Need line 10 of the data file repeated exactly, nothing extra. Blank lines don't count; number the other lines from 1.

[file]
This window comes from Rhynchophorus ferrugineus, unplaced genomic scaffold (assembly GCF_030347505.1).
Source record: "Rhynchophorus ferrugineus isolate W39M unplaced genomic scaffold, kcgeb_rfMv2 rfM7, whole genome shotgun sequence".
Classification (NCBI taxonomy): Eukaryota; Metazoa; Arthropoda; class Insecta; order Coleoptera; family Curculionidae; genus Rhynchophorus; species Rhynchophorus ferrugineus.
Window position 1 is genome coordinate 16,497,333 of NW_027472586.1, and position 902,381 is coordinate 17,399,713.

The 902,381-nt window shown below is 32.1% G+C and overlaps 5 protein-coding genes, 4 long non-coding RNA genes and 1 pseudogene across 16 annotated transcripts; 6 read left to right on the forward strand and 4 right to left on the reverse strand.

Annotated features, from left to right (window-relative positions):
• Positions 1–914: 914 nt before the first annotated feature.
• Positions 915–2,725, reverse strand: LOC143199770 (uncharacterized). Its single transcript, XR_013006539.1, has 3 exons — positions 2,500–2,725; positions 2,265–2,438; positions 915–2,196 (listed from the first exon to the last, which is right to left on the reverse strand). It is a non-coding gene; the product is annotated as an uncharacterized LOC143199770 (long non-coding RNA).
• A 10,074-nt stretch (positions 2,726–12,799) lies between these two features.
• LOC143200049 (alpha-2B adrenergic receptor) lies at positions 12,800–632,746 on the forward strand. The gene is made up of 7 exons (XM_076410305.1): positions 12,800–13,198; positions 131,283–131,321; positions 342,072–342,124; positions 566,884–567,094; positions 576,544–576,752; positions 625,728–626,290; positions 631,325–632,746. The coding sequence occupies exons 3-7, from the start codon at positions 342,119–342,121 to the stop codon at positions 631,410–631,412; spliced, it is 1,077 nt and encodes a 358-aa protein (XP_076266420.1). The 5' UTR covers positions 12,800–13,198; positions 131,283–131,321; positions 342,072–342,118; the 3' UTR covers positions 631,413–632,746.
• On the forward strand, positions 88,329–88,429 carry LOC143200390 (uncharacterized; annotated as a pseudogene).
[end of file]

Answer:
• LOC143200049 (alpha-2B adrenergic receptor) lies at positions 12,800–632,746 on the forward strand. The gene is made up of 7 exons (XM_076410305.1): positions 12,800–13,198; positions 131,283–131,321; positions 342,072–342,124; positions 566,884–567,094; positions 576,544–576,752; positions 625,728–626,290; positions 631,325–632,746. The coding sequence occupies exons 3-7, from the start codon at positions 342,119–342,121 to the stop codon at positions 631,410–631,412; spliced, it is 1,077 nt and encodes a 358-aa protein (XP_076266420.1). The 5' UTR covers positions 12,800–13,198; positions 131,283–131,321; positions 342,072–342,118; the 3' UTR covers positions 631,413–632,746.